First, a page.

Water mills harness kinetic energy from moving bodies of water (usually rivers or streams) in order to drive machinery and generate electricity. The movement of the water drives the water wheel, which in turn powers a mechanical process within the mill itself. The most common mechanical process historically associated with water mills is grinding grains into flour. It was originally used for this purpose in ancient Greece and continues to be used this way today. Other common industrial applications of watermills include textile manufacturing and sawmills.
The most common use of water mills historically and in modern day developing countries is for grinding grains into flour. These are called gristmills, corn mills or flour mills. Early wheel design in ancient Greece and Rome employed horizontal paddles that were called Norse wheels. The paddle is attached via a shaft to a runner stone that grinds against a fixed "bed" stone. British and American gristmills work in a similar manner, but the wheel is mounted vertically.
The earliest known use of sawmills occurred in the eastern Roman Empire in the latter half of the third century and continued to be employed from the medieval period through industrialization. Hydro-powered sawmills were also common among the ancient Islamic world. As with other water mills, saw mills harness kinetic energy from moving water through a water wheel, only in this case the circular motion of the water wheel is translated to the back-and-forth motion of a saw blade through a rod known as a "pitman arm." Saw mills driven by hydro-power were capable of producing timber from logs more quickly and efficiently than manual labor. For this reason they continued to be common well into the American colonial period until the process became powered electrically.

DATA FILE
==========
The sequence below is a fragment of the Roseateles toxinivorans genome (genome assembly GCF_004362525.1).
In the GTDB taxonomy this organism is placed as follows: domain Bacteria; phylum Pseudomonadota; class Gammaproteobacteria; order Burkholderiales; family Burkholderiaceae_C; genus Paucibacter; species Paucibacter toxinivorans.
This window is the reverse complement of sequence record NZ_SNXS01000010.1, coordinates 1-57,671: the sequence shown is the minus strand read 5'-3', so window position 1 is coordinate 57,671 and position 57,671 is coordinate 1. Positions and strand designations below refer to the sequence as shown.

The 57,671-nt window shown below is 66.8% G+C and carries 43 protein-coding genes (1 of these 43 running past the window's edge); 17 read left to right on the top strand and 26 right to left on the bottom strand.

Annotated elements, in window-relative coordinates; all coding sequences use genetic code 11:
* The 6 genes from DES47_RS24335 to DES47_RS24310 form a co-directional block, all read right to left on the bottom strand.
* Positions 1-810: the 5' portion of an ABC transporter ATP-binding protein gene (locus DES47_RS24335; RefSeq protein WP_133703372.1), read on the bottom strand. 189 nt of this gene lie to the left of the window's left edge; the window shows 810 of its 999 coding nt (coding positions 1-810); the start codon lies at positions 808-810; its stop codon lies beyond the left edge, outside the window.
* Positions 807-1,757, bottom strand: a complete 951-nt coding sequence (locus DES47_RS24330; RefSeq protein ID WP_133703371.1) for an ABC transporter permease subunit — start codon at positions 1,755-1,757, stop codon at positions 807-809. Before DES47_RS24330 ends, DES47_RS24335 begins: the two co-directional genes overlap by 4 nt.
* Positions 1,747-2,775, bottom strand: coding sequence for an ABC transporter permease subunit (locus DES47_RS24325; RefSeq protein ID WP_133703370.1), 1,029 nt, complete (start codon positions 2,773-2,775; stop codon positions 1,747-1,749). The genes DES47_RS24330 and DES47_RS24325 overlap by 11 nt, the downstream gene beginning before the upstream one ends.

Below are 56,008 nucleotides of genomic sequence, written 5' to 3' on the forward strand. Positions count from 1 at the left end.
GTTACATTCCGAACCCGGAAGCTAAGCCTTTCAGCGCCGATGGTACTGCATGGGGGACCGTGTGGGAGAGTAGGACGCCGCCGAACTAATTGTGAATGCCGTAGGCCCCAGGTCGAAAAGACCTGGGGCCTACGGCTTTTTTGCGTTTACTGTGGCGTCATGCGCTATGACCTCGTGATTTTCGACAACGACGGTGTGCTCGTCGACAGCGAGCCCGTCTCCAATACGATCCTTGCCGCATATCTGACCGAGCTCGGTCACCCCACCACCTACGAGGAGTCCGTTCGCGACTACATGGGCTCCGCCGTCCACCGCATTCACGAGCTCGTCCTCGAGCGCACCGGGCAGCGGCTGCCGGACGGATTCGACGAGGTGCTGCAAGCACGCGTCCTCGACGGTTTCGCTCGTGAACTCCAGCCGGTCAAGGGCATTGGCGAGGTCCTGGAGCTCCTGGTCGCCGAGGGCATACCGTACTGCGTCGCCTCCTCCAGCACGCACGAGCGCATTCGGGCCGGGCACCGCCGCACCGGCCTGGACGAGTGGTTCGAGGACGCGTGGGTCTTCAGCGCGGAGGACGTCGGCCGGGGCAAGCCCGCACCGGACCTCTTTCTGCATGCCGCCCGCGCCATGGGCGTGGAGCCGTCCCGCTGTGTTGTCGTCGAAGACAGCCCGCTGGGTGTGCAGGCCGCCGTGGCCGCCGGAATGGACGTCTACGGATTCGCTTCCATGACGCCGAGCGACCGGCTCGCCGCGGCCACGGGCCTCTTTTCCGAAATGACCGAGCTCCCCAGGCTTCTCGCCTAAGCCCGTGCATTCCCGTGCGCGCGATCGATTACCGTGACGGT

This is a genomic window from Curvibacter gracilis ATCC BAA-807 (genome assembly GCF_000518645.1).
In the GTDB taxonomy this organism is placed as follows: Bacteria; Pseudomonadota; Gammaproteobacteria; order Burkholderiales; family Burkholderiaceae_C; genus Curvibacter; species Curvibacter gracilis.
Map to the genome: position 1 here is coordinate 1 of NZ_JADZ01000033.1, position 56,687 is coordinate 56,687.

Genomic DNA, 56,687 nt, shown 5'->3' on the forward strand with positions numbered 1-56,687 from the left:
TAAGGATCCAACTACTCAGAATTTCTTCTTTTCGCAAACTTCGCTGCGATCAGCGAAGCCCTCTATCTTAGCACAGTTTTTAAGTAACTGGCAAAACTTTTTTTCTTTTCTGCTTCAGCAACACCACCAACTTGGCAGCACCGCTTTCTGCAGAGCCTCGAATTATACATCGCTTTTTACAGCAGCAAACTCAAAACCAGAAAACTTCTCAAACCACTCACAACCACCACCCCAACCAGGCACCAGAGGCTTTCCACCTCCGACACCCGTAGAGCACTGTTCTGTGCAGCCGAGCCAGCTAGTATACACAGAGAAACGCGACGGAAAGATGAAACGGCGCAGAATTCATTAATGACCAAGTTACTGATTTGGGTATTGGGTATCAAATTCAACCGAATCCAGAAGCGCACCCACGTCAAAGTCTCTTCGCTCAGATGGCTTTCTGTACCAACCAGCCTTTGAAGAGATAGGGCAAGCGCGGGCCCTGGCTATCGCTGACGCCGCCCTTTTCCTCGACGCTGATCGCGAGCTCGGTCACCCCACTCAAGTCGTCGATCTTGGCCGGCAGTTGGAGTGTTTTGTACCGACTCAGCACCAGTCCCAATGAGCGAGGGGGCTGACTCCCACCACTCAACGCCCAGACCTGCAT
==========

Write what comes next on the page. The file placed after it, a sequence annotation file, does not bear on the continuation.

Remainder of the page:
The application of water mills to the production of textiles began in medieval France during the 11th century. These fulling mills used the motion of the water wheel to lift wooden hammers (known as fulling stocks) that beat down on cloth. Cotton mills used the rotating motion of the wheel to "card" raw cotton (breaking up and organizing raw clumps of cotton into wool) and for weaving cloth and finished wool.
Water mills are still used for processing grain throughout the developing world. They are particularly prevalent throughout rural India and Nepal. Although the availability of cheap electricity in the early 20th century rendered water mills virtually obsolete, some historic water mills continue to operate in the United States. Moreover, some water mills have been retro-fitted to produce clean, hydro-electric power in the United Kingdom. While these generate significantly less power than large hydro-electric plants, they have the advantage of not necessitating damming large rivers.
About the Author
Patrick Stothers Kwak first began writing professionally in 2008 as a contributor to the "UBC Foreign Affairs Journal." His articles are centered around international politics and political economy. Stothers Kwak holds a Bachelor of Arts in international relations from the University of British Columbia and is pursuing his Juris Doctorate at Osgoode Hall Law School at York University.